OK, admit it. You know all about the Internet and its future. You understand that all companies need to make the Internet part of their future.
But are you really making it part of your own?
Not exactly, according to Jon Steffey, director of business development and head of the Pittsburgh branch of WestLake Internet Training. He says more business owners and other top executives, while using the Internet at some personal levels, aren’t using it to its fullest potential simply because they haven’t taken the time to learn.
“You have to get people to learn more things,” says Steffey of the challenge facing many local business owners and executives when it comes to the Internet.
That’s why Steffey, who started working for WestLake at its headquarters in Washington, D.C., moved back to his native Pittsburgh, bringing with him the wherewithal to educate Pittsburgh businesses about Web training and development.
Here’s what he’s finding. Many of his students to date have turned to his operation because their bosses told them the company was launching a Web development initiative and they needed to find out how to use it — and create their own sites. The owners themselves don’t take the time to grasp the language and process, so they typically have been sending their administrative, secretarial and other support staff to learn the basics, such as the computer language, HTML and, more recently, XML.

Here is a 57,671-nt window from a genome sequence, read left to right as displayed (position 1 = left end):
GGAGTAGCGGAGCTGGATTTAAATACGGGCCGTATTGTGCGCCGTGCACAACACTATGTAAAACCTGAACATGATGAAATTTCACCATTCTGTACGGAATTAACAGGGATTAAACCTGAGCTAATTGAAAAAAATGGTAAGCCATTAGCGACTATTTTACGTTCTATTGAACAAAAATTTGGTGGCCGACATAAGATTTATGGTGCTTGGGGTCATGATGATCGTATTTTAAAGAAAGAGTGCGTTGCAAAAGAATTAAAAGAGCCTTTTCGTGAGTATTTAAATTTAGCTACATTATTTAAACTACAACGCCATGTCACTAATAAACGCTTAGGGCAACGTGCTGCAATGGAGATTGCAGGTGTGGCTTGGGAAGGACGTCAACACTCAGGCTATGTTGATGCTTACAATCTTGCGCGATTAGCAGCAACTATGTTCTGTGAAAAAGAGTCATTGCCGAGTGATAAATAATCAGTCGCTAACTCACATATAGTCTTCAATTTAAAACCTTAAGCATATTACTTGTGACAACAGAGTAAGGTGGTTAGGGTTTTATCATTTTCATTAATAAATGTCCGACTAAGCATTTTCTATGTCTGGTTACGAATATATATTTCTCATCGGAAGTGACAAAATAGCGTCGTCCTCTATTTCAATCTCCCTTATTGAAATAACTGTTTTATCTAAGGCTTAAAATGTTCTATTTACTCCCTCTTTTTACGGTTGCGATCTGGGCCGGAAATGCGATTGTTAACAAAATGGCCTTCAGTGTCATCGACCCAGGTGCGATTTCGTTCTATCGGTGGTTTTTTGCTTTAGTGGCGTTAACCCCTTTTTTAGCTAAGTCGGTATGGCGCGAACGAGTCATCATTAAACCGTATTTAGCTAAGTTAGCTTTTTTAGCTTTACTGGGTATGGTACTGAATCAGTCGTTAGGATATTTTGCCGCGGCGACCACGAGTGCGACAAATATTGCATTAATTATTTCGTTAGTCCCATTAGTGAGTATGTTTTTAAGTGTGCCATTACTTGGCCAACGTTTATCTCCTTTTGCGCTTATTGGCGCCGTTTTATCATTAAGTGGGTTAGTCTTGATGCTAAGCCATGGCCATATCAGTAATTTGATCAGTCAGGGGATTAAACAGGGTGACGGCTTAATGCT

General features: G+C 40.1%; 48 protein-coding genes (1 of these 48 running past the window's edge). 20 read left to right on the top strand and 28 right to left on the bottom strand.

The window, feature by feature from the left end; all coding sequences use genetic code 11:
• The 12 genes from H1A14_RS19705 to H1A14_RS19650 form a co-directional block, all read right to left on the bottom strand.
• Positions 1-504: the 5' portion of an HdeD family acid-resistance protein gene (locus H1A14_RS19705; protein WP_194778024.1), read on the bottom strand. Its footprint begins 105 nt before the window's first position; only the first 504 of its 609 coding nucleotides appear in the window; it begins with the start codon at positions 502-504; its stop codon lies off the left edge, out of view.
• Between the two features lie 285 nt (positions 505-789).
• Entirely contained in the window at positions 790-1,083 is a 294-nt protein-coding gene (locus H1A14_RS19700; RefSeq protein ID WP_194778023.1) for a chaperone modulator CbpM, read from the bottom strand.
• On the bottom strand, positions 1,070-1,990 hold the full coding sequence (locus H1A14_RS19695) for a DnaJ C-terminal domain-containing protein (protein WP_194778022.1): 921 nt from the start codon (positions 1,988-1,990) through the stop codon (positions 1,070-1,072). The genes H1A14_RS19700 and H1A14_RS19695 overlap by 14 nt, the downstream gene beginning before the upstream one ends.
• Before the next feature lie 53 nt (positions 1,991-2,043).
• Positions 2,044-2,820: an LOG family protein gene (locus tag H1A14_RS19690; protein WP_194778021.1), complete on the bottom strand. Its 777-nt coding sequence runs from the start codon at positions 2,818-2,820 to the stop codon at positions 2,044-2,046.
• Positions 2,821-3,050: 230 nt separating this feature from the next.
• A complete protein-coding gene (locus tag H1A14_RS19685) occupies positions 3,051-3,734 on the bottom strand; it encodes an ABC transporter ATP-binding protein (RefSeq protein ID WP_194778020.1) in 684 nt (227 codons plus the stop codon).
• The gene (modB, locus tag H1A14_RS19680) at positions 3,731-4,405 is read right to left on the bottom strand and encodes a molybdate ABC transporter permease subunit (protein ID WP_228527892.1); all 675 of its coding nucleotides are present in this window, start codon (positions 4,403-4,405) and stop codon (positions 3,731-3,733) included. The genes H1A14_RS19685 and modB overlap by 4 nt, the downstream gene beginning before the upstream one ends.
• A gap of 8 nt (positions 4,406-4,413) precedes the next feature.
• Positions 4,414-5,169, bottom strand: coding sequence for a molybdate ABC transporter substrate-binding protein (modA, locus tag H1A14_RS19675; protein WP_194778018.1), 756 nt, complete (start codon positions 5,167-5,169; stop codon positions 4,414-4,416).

“One of our big challenges has been that [managing a company’s Internet strategy] has become an additional task for some people, but they don’t want to turn down [the opportunity] because they’re interested in it,” Steffey says. “We’ve designed task-centric classes, but we’re not geared toward people wanting to change careers.”
Others are attending his classes, he says, to learn how to create active server pages, which integrate a Web site with their company’s database. More and more, though, he says he has been teaching advanced classes for computer software developers and programmers who want to add HTML and other related programming languages to their knowledge bases, and for Web designers and developers who want to maintain the latest design skills.
But Steffey still isn’t seeing a full commitment to learn more about the Internet from the decision-makers themselves: the presidents, CEOs and other senior executives. The reason, he suspects, is time.
“The biggest place they fall short is the available time they take to learn,” he says. “People feel like they can’t take the time to adequately learn these things.”
But they should, he says.
“The most successful [leaders] are the ones who do, indeed, plan ahead and are proactive” when it comes to getting up to speed on the Internet and how it might help their companies.
Steffey says some companies are using such training as a means to “run existing employees through the transition,” and as a retention tool, as well as an incentive for new employees.
Says Steffey: “One of the nice roles for training is that it fits well into a growth strategy.” How to reach: WestLake Internet Training, (800) 357-2320 or www.westlake.com